Be! Fund is India’s first risk-capital fund for young people, ages 18-29, living in poverty to pioneer businesses that solve problems they face in their lives. From water to waste, energy to shelter, we believe that young people have enterprise solutions to the problems they face; they have just never been given the chance to solve them.
We believe that young women in particular have the potential to create jobs for other women and transform their communities. That’s why more than half our investments are in women’s businesses.
And that’s why we have partnered with NGOs that work specifically with women to arrange Be! Movie screenings and encourage women to become entrepreneurs. We are also running radio plays featuring stories of women entrepreneurs on several radio stations during their “women’s programming hour,” asking them to submit their ideas to the Be! Fund for investment.
Yet we also recognize that poor young women face many challenges in starting businesses. From limited education opportunities, to household and childcare responsibilities, to unsupported families and lack of confidence, the odds are stacked against them.
Matilda Pereira, Be! Fund Bangalore Manager, says “It is very difficult to find women entrepreneurs below the age of twenty-nine. Often young women will call with business ideas, but their parents or husbands will not allow them to attend the first round interview. If the woman is unmarried, their families say ‘she won’t be able to continue the business once she gets married.’ If she’s married, they say, ‘she won’t be able to continue the business once she has children.’”
Matilda adds, “But we have more success with women who are in their thirties. For example, Archana [Be! Fund entrepreneur] has been married for seven years so she has more power in her family, which would not have been the case if she were newly married.”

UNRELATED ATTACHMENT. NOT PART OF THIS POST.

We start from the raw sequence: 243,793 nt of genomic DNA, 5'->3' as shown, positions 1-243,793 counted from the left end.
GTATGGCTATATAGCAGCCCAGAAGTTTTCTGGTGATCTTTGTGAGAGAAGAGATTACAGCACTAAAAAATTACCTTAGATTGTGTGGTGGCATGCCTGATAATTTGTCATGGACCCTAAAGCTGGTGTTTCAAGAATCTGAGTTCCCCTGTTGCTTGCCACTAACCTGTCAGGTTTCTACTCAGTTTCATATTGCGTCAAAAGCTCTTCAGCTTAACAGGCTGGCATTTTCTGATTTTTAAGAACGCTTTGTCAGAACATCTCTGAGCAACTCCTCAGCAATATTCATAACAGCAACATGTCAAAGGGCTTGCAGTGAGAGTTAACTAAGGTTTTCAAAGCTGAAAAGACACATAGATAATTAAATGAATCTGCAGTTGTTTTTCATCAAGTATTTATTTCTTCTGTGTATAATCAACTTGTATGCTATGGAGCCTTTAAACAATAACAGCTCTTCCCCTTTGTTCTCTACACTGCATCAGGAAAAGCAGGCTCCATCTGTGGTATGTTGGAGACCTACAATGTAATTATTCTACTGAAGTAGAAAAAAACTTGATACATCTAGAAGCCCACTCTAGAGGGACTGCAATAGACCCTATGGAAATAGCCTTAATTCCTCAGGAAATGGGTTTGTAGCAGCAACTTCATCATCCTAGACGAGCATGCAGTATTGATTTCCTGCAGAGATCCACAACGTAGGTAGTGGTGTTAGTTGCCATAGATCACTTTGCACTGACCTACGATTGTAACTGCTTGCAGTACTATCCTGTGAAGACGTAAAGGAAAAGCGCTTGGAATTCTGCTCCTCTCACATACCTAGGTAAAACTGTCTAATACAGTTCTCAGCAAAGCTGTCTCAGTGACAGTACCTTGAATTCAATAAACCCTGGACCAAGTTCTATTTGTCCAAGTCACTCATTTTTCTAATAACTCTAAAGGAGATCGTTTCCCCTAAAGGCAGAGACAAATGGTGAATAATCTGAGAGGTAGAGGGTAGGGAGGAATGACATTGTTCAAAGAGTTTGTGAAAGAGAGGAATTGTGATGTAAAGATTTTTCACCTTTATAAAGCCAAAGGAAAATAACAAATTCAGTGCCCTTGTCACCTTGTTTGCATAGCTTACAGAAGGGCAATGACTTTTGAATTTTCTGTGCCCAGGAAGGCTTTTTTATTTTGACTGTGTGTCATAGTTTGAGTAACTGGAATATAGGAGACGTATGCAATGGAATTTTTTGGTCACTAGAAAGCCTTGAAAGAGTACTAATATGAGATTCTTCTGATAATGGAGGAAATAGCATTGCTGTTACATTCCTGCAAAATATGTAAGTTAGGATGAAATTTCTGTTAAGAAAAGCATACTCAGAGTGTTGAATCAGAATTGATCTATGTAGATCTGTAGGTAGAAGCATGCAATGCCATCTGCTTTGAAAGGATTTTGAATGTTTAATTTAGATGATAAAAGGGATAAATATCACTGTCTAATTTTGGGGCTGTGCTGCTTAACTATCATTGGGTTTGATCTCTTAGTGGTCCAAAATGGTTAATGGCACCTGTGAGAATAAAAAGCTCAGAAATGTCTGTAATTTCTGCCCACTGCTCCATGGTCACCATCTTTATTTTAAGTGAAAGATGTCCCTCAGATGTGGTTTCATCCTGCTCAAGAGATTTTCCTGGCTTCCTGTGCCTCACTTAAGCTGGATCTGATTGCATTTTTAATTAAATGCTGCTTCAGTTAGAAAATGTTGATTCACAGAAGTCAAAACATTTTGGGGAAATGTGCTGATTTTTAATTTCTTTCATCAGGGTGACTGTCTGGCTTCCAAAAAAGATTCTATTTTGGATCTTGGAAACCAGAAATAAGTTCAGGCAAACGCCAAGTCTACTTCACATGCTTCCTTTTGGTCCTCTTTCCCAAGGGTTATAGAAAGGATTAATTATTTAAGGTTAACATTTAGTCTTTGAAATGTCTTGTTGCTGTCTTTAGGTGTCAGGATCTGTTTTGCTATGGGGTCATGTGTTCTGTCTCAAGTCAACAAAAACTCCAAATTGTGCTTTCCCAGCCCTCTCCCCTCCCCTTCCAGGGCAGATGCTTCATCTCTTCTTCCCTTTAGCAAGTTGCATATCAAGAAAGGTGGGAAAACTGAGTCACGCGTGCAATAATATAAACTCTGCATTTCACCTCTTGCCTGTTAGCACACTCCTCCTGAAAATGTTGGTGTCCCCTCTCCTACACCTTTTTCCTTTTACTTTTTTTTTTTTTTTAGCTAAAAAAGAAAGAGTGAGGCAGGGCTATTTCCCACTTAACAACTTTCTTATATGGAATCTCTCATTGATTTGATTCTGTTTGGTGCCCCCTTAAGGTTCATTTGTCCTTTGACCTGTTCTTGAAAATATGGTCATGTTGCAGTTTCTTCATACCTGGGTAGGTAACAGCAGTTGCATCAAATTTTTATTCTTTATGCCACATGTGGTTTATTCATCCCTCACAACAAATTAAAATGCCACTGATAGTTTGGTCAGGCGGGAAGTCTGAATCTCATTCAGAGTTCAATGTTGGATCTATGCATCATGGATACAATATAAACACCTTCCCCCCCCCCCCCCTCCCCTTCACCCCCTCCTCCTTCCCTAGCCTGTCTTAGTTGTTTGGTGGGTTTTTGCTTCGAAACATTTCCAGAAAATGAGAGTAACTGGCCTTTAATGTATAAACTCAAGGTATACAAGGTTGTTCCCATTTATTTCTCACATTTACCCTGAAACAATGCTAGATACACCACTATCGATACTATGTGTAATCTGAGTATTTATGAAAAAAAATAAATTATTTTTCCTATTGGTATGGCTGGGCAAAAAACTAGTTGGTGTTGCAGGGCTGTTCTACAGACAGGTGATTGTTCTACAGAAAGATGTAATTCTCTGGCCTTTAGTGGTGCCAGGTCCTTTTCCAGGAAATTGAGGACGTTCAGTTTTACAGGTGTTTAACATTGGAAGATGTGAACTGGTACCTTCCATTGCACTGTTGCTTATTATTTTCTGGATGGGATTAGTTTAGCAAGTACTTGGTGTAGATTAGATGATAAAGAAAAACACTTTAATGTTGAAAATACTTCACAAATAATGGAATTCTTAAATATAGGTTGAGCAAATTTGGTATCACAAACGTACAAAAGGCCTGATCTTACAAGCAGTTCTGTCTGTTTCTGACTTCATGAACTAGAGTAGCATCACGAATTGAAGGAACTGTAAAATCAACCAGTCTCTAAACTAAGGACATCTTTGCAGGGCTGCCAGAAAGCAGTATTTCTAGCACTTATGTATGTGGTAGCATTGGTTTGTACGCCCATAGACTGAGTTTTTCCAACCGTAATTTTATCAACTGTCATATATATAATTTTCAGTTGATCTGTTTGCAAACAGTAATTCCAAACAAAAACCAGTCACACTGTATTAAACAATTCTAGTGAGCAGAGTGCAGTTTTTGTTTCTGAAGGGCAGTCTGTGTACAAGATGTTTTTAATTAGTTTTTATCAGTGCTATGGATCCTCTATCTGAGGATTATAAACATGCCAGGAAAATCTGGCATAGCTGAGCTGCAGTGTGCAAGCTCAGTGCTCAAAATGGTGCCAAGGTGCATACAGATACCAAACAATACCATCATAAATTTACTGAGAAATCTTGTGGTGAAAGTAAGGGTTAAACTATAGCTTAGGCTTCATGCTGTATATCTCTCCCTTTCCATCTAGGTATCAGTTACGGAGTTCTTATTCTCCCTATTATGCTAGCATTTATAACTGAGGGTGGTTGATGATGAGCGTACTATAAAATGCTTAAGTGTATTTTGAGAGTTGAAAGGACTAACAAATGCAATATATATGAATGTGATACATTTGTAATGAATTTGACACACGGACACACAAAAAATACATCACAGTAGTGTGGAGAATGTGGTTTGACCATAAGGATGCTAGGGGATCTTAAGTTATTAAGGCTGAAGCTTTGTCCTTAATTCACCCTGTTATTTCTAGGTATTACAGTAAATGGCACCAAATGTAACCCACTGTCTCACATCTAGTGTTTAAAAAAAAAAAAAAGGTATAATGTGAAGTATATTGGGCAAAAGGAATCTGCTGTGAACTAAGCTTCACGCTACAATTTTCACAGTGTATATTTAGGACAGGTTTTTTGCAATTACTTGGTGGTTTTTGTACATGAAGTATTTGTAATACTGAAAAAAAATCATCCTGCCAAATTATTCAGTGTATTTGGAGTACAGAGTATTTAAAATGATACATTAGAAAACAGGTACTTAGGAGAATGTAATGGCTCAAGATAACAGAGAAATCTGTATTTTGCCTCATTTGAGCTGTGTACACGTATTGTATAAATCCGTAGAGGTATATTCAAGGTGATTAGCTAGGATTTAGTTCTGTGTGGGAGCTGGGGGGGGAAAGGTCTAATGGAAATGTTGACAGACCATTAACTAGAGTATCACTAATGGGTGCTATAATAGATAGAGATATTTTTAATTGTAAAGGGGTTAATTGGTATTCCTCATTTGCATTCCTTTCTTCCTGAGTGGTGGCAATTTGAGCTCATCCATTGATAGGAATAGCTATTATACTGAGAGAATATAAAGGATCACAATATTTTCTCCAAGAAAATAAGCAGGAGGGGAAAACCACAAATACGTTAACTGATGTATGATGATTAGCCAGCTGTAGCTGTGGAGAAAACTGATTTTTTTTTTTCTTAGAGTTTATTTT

Archana is one woman entrepreneur we are funding. She is starting a business of recycling areca leaves into tableware that will replace harmful plastic and she plans to eventually employ six low-income women.
Sharada is another Be! entrepreneur. She is starting a sanitary napkin making unit that will provide low-cost napkins that will solve health problems and allow thousands of women to work and go to school. She will hire two other young women to help her.
It is women like Archana and Sharada, who are beating the odds, to create jobs and solve problems in their communities.
We are going to tell Archana’s story and Sharada’s story on TV and in books that go into schools to inspire the next generation of women entrepreneurs—so that young girls, sitting in classrooms in Bihar, who have never been asked, “What business will you start when you grow up?” will finally have real hero entrepreneurs they can look up to.
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